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Mt. Crested Butte anticipates limited 2008 sales tax growth

Property taxes increase
Even with a boost in revenue from property tax and several large construction projects close to buying permits, Mt. Crested Butte is entering its 2008 budget season heavily dependant on sales tax revenues during the ski season. 

 
Mt. Crested Butte town manager Joe Fitzpatrick says the town’s yearly revenue is heavily influenced by the number of winter visitors.  “If skier days (at Crested Butte Mountain Resort) increase, we see an increase in tax revenue,” Fitzpatrick says.  “Eighty percent of our sales tax comes in the months of November through April—that’s huge.”
Mt. Crested Butte finance officer Karl Trujillo agrees the budget is seasonal.  “We have room for growth in the summer,” Trujillo says, citing the recently finished conference facilities at Mountaineer Square as a possible avenue for creating more summer traffic. 
Fitzpatrick says the town cannot control how many skiers hit the slopes, but has budgeted for a ski season on par with last year.  Fortunately, Fitzpatrick says, there are no expected shortfalls to the proposed 2008 budget, like the loss of the Club Med resort that caused sales tax revenues to plummet in 2007. 
Fitzpatrick and Trujillo expect that expenses incurred during 2007 will be $400,000 over budgeted revenues, a loss that must be taken from the town’s general fund. The town entered 2007 with $1.1 million in the general fund. 
Unless skier days significantly increase at the resort, the town is also predicting a revenue shortfall of approximately $192,000 during 2008.
Property values in Mt. Crested Butte have jumped from $80 million in 2006 to $148 million in 2007, which Trujillo says will make a positive impact on revenues. “That brings in a lot more revenue for us in property tax next year,” Trujillo said during a budget work session on October 16. 
According to Fitzpatrick, property taxes will bring in over $727,000 of revenue from the town’s mil levy.  That equals about 21 percent of the town’s entire revenue; in the past it’s been closer to 15 percent, Fitzpatrick says.
Trujillo says the property tax revenue helps offset slow growth in sales tax, but, “You never know what’s going to happen.  The property values could always go down.”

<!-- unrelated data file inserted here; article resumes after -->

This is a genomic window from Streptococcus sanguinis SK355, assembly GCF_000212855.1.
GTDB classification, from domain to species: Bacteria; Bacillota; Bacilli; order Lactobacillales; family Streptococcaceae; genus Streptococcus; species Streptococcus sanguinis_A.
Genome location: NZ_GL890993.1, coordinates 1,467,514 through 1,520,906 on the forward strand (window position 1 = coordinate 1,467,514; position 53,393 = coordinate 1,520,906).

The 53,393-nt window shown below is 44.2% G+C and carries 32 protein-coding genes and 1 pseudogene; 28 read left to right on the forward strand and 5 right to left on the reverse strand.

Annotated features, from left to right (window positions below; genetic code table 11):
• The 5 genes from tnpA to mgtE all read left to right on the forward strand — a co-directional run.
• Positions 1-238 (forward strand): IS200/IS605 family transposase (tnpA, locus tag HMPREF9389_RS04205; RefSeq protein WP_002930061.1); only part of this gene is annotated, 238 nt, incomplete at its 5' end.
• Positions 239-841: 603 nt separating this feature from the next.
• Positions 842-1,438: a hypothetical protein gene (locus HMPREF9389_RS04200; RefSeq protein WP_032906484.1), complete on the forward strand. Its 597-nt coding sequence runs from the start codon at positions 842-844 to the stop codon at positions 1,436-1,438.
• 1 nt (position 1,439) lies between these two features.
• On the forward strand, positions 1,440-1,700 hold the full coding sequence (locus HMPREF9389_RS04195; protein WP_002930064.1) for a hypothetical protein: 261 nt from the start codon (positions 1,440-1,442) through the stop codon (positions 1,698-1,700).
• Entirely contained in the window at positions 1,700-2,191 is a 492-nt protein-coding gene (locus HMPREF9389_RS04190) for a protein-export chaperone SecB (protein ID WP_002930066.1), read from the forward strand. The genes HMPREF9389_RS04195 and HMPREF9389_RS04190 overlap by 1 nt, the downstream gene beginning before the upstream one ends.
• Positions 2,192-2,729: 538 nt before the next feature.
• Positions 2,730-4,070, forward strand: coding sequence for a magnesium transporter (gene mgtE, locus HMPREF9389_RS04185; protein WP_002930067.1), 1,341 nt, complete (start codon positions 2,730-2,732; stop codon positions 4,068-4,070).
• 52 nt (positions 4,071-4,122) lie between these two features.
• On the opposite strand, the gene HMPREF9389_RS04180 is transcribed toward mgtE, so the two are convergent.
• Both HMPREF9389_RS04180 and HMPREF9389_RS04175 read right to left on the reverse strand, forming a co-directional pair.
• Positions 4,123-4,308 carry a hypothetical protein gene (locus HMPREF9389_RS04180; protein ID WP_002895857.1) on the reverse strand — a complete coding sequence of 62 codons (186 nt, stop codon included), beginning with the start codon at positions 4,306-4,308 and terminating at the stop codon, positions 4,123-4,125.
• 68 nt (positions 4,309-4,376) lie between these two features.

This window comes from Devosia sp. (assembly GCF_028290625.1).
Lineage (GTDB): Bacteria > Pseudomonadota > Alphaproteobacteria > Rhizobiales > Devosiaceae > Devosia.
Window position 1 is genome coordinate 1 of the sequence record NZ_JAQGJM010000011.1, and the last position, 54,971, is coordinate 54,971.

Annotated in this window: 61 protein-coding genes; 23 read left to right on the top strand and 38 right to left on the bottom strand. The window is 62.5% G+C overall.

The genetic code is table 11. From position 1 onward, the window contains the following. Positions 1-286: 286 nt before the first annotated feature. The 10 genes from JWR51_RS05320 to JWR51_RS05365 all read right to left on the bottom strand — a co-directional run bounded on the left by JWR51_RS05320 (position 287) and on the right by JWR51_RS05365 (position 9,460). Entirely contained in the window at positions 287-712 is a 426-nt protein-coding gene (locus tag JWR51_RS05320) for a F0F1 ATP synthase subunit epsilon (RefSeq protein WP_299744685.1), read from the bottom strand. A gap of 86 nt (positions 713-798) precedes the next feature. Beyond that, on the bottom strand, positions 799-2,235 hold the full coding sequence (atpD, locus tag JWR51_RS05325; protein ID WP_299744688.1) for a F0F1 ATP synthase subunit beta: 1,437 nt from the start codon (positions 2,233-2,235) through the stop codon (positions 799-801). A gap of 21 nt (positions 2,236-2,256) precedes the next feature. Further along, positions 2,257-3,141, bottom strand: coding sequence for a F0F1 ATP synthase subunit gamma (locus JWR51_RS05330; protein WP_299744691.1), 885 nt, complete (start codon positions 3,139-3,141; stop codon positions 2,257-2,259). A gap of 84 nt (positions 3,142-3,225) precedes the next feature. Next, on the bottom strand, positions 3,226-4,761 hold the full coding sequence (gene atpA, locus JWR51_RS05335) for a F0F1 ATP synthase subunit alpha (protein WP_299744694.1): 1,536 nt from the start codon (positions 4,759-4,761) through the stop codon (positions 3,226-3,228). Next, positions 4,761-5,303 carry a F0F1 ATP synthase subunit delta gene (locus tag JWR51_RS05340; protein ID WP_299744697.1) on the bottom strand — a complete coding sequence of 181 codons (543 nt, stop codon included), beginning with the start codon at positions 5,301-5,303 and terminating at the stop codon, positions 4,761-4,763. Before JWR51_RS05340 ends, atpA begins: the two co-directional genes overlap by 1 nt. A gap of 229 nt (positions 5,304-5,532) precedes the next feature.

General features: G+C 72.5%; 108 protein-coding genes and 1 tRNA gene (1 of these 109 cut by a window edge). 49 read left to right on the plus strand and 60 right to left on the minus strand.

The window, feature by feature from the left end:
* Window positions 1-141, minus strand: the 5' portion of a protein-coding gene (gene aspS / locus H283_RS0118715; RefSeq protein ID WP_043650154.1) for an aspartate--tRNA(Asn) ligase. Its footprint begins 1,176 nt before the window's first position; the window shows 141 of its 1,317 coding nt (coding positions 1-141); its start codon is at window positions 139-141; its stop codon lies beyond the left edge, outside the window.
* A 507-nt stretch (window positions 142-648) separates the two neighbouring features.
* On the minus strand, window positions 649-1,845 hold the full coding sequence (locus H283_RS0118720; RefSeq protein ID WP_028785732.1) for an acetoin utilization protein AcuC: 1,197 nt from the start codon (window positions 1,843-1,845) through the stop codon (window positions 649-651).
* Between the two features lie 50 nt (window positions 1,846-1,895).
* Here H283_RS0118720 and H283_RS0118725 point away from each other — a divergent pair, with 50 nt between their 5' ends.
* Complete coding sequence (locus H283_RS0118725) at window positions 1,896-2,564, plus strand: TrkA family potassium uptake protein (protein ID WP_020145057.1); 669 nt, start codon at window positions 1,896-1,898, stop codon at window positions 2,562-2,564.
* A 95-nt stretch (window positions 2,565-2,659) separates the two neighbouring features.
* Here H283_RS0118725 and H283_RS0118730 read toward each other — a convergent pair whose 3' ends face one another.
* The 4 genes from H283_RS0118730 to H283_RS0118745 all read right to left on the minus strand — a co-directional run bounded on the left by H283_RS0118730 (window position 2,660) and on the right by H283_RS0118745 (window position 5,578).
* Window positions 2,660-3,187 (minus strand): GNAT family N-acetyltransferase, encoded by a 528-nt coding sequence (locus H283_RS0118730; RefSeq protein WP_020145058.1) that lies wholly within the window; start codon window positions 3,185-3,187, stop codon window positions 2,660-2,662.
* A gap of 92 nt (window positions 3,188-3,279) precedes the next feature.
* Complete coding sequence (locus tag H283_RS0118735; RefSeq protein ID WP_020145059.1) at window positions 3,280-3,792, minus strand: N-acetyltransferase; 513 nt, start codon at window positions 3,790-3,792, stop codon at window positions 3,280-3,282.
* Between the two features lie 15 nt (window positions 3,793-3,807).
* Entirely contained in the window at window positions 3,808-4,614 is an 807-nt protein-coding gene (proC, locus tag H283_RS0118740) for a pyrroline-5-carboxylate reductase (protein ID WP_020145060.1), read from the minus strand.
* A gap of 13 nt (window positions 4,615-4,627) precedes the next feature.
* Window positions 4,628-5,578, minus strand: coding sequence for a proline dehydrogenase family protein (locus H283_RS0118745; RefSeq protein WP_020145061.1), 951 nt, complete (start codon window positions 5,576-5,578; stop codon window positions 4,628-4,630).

Fitzpatrick says the biggest hurdle in creating the budget is anticipating construction growth. 
While not as critical as sales tax, construction is a big-ticket item on the budget, Fitzpatrick says.  In 2006 the town earned approximately $270,000 in building permit and impact fees.  Officials are hoping to close out 2007 with approximately $118,000 in permit fees, and are expecting only $95,000 from 2008.  Fitzpatrick says the $95,000 represents only single-family homes and some small condominium projects that are expected. 
Trujillo says, “In the past we’ve had some big building years and we’ve had some big fund balances that carried over.”  That money is often spent on capital improvement projects, such as the over $1 million allocated for road repairs in 2006.   
However, developers typically don’t pull a building permit until absolutely ready for construction, and the Mt. Crested Butte community development department has a number of large projects lying in wait, such as the 95-unit Cimarron building in Mountaineer Square and the 240-unit Solstice condominium project.  Both projects were originally anticipated to break ground in 2006, but, Fitzpatrick says, their permit fees have now been omitted from the budget to prevent confusion.  Fitzpatrick says Cimarron is definitely a possibility for 2008, but the town won’t budget for it until the shovels hit the dirt.  
Roads will continue to see routine maintenance next year as the town continues to catch up from years past, Fitzpatrick says.  For 2008, the town is budgeting $623,794 for road maintenance. 
Trujillo says $75,000 has been set aside for work on the recreation path.  This includes repairs to the walkway crossing Gothic Road, as well as further planning efforts into the recreation path extension from Marcellina Lane north.  Trujillo says the town is continuing to seek grant opportunities for funding the construction of the rec path extension.  
With the Lodge at Mountaineer Square completely finished, the town expects increasing costs associated with infrastructure around the base area.  Budgeted expenses on the town center for 2008 are up approximately $50,000 from $112,420 last year.  Fitzpatrick says the cost includes heating the bus loops at Mountaineer Square and Westwall Lodge, as well as costs anticipated with operating the new Transit Center.
Administrative costs increased over $130,000 in 2007, and are expected to increase again in 2008.   Fitzpatrick says the increase is due to a new staff member, salary increases, and the rising cost for employee health insurance. 
The next Mt. Crested Butte budget meeting is on November 6, and the first public hearing on the budget is expected on November 20.  

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